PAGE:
„There is no easy walk to freedom anywhere, and many of us will have to pass through the valley of the shadow of death again and again before we reach the mountaintop of our desires.“
– Nelson Mandela
Who’s Adam Adli?
During my internship in Malaysia in 2014, I got to know a young man who shares Nelson Mandela’s vision on the quest for freedom. His name is Adam Adli Abd Halim, better known as Adam Adli.
Adam Adli is a former student activist currently engaged in human rights and politics in Malaysia. Adam made a speech in public in 2013 – after the General Election – because of which he was arrested and kept in solitary confinement for six days.
Under the Sedition Act he was sentenced to 12 months jail in September 2014.
Over Skype I had the pleasure to interview him in October.
Because of its length, I divided the interview in several part. Let´s start with the person Adam Adli and his view on politics in Malaysia.
Why did you decide to become politically active?
When I was student, I got involved in a number of student movements. These movements are quite small but sufficient for us to do something with impact, especially to expose the injustice which is caused by the government and also to raise awareness among the Malaysian people.
I finally decided to get involved in politics when I realized that I had to do something, so that Malaysia becomes a better place for everyone in the future. And I was guided by the following thoughts: if I’m unable to start now when am I going to start?; and I must do something if I have the opportunity. So I took the chance, seized the moment and got engaged. You can say it has become my passion.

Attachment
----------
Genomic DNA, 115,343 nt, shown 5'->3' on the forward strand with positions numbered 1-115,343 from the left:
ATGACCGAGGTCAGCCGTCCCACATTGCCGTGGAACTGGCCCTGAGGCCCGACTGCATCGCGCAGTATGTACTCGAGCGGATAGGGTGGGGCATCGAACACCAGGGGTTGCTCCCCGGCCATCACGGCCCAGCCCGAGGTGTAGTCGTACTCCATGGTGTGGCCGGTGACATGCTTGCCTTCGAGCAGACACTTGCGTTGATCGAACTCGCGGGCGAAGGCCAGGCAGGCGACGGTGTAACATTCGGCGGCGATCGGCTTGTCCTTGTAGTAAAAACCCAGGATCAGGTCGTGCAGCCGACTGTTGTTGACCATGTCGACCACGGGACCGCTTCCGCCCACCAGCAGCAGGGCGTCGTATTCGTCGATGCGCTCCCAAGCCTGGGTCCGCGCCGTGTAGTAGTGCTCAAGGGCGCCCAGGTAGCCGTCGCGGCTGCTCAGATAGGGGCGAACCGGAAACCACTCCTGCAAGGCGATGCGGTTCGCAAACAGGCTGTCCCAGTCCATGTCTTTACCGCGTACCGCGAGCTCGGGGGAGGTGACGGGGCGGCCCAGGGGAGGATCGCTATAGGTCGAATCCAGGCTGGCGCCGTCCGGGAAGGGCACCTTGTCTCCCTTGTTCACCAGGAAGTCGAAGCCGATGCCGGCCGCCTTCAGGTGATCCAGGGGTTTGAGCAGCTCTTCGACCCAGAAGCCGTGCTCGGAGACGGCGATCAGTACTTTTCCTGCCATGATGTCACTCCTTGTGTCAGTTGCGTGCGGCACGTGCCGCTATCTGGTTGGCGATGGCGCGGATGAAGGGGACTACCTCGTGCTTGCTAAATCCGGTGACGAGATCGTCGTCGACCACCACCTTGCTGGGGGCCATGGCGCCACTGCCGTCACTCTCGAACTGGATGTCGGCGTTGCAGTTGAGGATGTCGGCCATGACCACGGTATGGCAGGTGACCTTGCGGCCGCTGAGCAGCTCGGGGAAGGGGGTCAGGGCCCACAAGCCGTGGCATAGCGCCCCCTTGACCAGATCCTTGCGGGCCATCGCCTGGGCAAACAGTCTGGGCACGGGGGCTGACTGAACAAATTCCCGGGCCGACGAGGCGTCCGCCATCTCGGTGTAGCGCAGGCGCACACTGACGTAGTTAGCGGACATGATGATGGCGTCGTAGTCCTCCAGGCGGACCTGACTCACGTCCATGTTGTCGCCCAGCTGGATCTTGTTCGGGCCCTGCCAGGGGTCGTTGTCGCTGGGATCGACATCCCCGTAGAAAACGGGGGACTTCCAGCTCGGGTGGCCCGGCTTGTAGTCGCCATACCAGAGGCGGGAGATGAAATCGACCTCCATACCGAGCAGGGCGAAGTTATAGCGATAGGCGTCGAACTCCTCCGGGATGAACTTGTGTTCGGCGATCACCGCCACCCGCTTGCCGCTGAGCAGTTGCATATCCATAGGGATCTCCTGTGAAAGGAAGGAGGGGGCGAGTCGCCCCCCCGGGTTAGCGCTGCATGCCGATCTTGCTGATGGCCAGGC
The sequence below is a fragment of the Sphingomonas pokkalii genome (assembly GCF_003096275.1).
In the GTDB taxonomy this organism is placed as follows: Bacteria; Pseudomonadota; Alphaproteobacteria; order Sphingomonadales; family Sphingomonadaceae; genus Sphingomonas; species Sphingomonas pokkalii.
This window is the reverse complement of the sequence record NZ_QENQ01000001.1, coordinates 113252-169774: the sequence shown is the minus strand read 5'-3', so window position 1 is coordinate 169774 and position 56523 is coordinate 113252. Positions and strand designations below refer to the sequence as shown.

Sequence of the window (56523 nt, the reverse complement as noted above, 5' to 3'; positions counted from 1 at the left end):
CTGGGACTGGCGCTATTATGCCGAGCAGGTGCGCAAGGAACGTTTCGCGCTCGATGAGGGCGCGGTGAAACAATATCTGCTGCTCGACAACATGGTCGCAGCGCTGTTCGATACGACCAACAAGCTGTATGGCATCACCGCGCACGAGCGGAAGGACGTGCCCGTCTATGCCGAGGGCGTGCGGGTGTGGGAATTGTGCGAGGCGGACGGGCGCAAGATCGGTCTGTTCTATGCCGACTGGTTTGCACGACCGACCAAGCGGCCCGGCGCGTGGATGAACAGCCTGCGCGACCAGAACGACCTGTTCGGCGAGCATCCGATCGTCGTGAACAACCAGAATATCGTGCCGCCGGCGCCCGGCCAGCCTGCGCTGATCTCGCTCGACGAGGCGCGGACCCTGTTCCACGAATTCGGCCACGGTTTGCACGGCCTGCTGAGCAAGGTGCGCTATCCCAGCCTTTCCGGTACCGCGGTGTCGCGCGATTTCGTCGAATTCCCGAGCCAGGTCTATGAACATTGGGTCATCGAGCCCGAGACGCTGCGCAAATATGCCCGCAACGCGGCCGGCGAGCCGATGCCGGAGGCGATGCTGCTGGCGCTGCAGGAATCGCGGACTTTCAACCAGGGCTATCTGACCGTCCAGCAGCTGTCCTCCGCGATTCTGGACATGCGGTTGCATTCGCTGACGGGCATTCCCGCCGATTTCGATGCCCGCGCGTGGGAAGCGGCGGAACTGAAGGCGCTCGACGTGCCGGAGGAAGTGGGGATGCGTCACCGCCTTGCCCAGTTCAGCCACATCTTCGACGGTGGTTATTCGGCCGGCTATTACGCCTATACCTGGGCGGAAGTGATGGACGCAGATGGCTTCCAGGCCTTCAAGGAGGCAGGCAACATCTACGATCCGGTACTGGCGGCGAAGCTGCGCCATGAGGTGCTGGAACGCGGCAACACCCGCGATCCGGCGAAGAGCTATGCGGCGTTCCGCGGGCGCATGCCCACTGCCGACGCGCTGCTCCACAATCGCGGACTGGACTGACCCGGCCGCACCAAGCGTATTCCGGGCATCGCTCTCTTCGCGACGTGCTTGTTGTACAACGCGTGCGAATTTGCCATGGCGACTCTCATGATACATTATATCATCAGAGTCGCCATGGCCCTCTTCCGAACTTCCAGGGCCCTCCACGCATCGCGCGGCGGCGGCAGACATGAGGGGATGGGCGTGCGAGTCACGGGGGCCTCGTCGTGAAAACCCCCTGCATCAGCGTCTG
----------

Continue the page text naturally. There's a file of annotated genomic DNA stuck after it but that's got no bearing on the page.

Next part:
How has your political career shaped up so far?
I’m not a party member and I’m not involved in any political party. The last time I checked I was still part of the student movement in the capital city, Kuala Lumpur.
I don´t do much compared to those involved in the electoral politics, but my activism has gone well for now. I’ve done a lot of impactful campaigns, e.g. against the Sedition Act and detention without trial and for academic freedom. We brought our campaign against detention without trial not only throughout the nation, but also to the UK. That’s how it has been like for the past two years since I’ve been involved in this field. I’m quite happy with the things I’ve already done, but I believe that there is more for me to explore in the future.
There are many Malaysians who fight for a better Malaysia. What makes you different?
What makes me different? I’m not sure if I’m really different but I have been quite involved on the ground. I’ve done this work since day one and I was given the chance to make big decisions in the political field. That makes me slightly different from my other friends, some of whom may have access to higher levels or are involved in political parties, but they don’t get to be with the people. Some may have access to the grass roots but they don’t have any access to higher political levels.